By Granny Spear
We don’t have Thanksgiving here in the UK, even though I think we should. We have much to be thankful for and a day to celebrate those things, rather than the ‘bank holidays’ we have that mean nothing except a day off work.
Whatever day you chose to eat it on I have always found that one of the main problems with turkey is what to do with the leftovers.
I remember back in the 60’s we had a turkey that was so big it wouldn’t fit in the range, I had to cut the legs of it and cook them in another roasting tin. There was plenty of meat left that time, but luckily it was winter and the scullery was cold enough that the meat didn’t spoil.
Nothing was wasted, though without a freezer, we were turkeyed out by the end of the following week.
There wasn’t the ingredients around years ago to do some of the wonderful things that you could make with the leftovers these days. One of my favourites was to mix chopped turkey with leftover stuffing and wrap it in bacon.
- Lay the bacon fat over lean until you have a ‘sheet about a foot long.
- Put the turkey mixture along one of the long edges, about three inches wide is a good amount.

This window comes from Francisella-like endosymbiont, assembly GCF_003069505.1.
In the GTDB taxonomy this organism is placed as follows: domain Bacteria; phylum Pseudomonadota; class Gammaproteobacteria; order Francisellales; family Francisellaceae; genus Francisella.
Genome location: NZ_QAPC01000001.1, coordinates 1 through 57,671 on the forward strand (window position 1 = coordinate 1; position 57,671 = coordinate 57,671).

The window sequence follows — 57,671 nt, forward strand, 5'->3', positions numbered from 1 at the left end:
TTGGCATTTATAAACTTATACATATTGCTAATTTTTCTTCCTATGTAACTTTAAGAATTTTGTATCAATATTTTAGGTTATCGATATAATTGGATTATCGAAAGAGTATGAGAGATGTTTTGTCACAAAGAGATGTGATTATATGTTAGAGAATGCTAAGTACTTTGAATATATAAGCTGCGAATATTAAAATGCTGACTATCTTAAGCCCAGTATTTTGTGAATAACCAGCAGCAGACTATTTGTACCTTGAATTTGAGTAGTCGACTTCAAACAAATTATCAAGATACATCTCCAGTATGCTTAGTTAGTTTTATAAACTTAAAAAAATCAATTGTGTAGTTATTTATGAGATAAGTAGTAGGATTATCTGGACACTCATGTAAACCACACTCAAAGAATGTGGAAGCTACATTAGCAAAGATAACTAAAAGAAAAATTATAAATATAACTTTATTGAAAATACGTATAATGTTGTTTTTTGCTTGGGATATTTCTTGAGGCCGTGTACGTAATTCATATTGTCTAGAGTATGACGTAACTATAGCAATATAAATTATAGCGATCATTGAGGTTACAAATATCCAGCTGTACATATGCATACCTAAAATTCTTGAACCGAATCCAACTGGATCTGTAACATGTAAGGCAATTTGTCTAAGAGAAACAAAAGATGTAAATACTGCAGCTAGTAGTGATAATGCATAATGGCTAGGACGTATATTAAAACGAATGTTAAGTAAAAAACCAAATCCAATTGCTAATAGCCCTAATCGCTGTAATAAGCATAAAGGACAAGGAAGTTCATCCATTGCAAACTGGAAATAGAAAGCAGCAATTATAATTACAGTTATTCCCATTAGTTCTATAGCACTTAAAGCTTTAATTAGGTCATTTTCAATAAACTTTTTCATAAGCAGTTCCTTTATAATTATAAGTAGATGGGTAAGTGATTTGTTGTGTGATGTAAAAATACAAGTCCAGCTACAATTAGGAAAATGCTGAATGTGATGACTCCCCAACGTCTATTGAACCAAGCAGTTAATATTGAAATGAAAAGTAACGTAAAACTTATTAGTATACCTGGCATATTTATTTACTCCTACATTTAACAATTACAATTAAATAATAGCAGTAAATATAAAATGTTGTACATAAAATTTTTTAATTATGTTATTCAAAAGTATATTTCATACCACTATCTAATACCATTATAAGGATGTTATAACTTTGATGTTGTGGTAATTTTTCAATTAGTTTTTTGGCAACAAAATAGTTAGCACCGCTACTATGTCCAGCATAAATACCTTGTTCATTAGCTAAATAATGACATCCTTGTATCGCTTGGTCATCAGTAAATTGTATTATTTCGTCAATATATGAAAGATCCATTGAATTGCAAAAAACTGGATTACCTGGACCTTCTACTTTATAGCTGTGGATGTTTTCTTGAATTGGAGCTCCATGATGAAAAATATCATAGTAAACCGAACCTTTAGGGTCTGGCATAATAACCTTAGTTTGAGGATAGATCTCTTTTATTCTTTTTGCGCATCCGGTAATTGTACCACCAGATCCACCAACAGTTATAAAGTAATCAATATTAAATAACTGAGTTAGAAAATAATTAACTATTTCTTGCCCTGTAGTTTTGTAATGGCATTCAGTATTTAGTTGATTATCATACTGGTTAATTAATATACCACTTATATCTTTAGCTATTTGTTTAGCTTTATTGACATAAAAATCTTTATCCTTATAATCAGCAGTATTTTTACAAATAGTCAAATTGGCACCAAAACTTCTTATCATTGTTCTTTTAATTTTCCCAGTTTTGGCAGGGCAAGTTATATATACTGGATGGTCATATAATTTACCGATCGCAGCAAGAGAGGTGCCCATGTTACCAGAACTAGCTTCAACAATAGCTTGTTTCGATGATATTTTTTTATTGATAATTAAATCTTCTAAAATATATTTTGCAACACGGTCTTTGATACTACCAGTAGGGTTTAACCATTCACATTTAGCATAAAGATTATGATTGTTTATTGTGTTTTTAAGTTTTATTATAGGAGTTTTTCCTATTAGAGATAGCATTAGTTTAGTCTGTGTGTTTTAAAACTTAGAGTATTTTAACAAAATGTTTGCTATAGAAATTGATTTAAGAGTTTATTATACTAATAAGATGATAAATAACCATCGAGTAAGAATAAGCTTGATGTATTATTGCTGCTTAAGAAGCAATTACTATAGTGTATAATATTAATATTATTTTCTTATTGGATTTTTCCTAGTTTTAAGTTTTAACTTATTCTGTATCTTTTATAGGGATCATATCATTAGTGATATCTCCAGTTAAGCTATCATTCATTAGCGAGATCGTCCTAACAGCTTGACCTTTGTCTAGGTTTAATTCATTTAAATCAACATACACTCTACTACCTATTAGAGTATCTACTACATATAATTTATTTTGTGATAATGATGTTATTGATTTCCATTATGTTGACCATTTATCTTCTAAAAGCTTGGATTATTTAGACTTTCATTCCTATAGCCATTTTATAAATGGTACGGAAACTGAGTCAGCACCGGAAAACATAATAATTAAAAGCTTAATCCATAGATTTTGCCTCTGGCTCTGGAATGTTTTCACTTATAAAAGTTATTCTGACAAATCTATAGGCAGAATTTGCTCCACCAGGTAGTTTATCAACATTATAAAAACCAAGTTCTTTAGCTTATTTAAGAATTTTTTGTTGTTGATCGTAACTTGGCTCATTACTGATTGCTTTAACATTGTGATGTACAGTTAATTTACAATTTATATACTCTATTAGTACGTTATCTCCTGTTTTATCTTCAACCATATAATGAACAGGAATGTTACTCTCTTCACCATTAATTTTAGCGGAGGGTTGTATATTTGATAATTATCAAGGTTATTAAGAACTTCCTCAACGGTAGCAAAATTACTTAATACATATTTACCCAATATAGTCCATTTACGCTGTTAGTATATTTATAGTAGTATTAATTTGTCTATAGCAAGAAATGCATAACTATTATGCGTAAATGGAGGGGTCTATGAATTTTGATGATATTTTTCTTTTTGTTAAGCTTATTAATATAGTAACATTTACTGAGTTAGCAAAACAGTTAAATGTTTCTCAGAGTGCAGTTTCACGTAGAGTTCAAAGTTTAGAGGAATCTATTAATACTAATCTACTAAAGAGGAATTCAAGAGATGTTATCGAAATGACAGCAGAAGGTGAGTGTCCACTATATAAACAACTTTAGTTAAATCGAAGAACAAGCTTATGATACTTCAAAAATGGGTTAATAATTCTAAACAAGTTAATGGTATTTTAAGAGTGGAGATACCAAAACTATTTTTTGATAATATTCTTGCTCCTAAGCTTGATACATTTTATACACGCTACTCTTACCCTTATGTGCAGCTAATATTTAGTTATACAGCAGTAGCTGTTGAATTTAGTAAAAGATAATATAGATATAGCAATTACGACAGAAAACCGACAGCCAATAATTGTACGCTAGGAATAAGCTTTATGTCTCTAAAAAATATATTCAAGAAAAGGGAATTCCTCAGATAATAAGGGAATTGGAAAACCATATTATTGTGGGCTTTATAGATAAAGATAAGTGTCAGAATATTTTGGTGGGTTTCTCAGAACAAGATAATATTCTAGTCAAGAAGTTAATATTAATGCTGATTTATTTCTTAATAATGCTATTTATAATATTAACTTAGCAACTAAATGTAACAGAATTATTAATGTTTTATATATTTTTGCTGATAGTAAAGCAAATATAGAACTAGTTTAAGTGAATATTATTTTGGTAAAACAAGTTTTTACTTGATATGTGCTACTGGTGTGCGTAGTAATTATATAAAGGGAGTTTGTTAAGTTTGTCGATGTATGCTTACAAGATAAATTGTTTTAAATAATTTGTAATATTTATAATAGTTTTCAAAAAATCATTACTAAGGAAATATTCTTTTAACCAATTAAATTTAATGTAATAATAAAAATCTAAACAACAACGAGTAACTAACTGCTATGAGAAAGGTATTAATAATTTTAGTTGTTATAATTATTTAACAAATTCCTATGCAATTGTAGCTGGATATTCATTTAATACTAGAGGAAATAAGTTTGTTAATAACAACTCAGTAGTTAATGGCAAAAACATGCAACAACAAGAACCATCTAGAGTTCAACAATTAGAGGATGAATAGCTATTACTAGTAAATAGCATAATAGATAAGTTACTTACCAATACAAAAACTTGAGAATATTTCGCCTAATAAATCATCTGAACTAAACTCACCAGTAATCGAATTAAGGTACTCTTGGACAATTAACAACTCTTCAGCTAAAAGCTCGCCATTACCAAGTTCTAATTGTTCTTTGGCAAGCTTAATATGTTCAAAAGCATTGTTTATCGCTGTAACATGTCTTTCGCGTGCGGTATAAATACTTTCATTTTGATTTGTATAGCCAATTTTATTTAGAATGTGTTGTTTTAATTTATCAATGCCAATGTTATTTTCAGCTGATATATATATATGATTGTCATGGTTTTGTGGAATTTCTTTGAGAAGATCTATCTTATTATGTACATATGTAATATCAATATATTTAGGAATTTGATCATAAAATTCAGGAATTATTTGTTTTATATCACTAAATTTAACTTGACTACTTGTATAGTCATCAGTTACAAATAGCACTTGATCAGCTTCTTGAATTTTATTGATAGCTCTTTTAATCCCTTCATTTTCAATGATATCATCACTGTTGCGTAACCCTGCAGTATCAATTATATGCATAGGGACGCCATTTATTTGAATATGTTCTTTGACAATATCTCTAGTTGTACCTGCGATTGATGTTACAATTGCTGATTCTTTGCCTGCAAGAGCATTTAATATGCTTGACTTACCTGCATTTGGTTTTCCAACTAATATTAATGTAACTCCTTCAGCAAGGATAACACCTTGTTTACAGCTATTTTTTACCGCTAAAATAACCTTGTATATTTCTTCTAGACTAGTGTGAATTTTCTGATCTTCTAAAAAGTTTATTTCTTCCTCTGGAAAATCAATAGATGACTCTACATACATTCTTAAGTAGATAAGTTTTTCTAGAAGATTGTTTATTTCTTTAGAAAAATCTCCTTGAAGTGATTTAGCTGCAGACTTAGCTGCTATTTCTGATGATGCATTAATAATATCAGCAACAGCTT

- Put something sweet on top of the turkey mix, apple sauce or cranberry sauce will be just fine.
- Use a flat knife to lift the turkey mix edge of the bacon and roll it over and over so that none of the mixture inside is visible.
- Bake until the bacon browns.
This is very tasty and uses up the full flavour dark meat. It eats well hot or cold as well, so it ended up in school lunches as well as getting served with some chutney and a chunk of crusty bread and butter for supper.
Of course, I made the usual stews and casseroles, adding the meat last so it didn’t go all stringy as turkey is apt to do.
Another meal my brood enjoyed was turkey and vegetable pie, that always went down well, as did turkey and potato cakes which were very simple. Leftover vegetables mixed into mashed potatoes and then chunks of turkey added. After rolling the mix into balls and flattening them I’d cook them on the range top in a small amount of bacon fat until they browned, very nice and they were quick to make and cook.
The bones would make stock, some of which I stored for a week or two and the rest made the base of turkey and vegetable soup. all those little tiny bits of meat are really good for soup.
Finally, the bones would be put into the oven when I wasn’t cooking anything else, or sit at the back of the range if I was and when they were dry they’d be smashed up and added to the compost heap.
Well, that’s my ideas for dealing with turkey leftovers. I hope you and the family have a wonderful day, I’ll speak to you very soon.
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